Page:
Learner formatting of the assessment

One principle of adult learning theory is to allow learners to determine their own learning goals. In most instructional settings, specific learning objectives must be met. However, students can play a role in structuring how they show evidence of skill proficiency. In a business writing course, the assessment might include the construction of an eportfolio. Students write a business letter, an email, a resume, and a business proposal, but the student selects his own topics to benefit him in his unique job search. In a marketing class, learners perform a SWOT analysis on an organization they are already affiliated with or one in a field in which they hope to pursue a career. Allowing learners to format their own assessment, promotes retention and transfer of knowledge.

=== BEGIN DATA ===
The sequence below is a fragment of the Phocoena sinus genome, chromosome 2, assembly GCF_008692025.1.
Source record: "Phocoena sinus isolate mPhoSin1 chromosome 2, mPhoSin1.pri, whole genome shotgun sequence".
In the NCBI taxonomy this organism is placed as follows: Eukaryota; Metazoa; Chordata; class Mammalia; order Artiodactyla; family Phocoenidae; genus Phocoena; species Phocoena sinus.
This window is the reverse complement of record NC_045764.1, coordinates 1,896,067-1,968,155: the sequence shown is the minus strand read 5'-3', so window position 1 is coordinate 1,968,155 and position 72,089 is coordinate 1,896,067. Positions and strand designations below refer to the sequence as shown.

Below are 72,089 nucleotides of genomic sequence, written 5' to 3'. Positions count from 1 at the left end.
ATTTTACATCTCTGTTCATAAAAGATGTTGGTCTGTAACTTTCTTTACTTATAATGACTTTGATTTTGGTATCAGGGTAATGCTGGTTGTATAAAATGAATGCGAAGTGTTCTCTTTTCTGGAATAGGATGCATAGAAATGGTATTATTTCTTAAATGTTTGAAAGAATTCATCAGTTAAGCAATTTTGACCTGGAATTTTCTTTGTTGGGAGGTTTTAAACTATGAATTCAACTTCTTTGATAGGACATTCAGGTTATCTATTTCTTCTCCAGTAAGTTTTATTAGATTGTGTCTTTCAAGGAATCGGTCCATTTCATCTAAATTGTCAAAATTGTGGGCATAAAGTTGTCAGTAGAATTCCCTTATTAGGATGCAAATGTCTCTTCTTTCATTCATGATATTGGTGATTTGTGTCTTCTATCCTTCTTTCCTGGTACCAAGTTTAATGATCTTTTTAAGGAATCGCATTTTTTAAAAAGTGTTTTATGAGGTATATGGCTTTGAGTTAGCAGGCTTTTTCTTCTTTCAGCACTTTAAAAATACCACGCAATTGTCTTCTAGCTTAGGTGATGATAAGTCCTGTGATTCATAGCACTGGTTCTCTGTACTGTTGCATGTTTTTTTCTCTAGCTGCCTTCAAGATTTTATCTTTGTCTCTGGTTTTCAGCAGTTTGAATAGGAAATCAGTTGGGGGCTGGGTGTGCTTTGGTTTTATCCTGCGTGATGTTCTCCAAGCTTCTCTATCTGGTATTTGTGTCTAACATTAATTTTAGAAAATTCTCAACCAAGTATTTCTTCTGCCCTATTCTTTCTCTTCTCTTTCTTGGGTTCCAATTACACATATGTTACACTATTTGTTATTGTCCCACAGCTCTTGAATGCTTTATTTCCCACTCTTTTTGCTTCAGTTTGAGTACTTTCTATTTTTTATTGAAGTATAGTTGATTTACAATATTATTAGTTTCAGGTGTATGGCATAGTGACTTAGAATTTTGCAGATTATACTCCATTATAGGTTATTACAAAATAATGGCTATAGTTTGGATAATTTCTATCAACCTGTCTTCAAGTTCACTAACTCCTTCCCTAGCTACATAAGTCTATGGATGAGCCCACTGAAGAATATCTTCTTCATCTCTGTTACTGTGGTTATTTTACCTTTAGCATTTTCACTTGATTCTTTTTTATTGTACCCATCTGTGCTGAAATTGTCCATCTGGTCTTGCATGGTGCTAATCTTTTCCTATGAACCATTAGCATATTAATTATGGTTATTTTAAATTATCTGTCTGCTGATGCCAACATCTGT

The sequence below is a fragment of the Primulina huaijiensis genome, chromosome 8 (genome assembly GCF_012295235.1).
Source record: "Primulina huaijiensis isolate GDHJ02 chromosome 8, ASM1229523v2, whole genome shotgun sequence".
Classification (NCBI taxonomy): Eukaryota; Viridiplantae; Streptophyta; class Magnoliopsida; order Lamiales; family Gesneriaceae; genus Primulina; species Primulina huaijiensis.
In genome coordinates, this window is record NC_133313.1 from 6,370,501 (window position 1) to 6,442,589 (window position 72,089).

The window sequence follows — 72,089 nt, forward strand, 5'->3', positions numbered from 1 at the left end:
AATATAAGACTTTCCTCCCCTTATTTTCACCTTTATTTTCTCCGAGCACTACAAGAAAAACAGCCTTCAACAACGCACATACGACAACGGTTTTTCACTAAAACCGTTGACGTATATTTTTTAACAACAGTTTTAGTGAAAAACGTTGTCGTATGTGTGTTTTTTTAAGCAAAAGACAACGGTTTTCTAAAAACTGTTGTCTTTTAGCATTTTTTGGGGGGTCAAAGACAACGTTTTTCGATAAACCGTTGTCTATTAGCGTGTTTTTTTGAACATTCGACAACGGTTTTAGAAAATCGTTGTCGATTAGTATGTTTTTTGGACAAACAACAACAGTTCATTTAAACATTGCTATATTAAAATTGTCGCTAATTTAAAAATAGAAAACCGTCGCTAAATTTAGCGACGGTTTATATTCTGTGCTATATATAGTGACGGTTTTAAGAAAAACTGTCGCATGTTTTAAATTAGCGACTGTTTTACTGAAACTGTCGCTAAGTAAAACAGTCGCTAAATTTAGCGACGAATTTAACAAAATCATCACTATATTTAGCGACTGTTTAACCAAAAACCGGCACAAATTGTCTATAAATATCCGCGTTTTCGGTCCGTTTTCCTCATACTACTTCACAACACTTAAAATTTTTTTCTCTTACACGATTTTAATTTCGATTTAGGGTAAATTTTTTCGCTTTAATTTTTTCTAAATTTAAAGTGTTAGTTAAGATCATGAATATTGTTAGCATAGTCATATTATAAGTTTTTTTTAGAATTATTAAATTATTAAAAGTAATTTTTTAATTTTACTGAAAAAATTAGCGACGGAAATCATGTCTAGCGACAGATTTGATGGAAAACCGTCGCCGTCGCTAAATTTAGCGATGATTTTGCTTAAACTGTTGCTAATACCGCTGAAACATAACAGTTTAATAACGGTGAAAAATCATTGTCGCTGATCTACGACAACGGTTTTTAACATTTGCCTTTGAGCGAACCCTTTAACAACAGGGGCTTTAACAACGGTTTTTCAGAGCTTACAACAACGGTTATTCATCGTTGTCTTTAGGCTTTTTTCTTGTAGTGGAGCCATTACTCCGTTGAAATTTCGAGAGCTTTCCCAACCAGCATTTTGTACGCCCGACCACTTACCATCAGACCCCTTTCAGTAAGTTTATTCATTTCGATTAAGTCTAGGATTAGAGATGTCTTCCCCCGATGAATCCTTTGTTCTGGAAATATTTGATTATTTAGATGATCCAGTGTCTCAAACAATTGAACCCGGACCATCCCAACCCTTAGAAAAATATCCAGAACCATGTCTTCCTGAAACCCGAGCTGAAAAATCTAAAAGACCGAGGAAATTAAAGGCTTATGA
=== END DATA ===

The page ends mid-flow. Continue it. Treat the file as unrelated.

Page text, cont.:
Traditional assessments are manufactured to allow quick evaluations that easily quantify learner proficiency. Authentic assessments more often call for application of skills that can transfer directly to real-world situations. For example, new hires in a manufacturing facility might be required to take a course on safety. An authentic assessment might include a case study where learners rearrange equipment or restructure policies to address safety issues. In a leadership course, a learner might be asked to analyze her personal leadership style and then respond to certain scenarios using that style.

Construction of new knowledge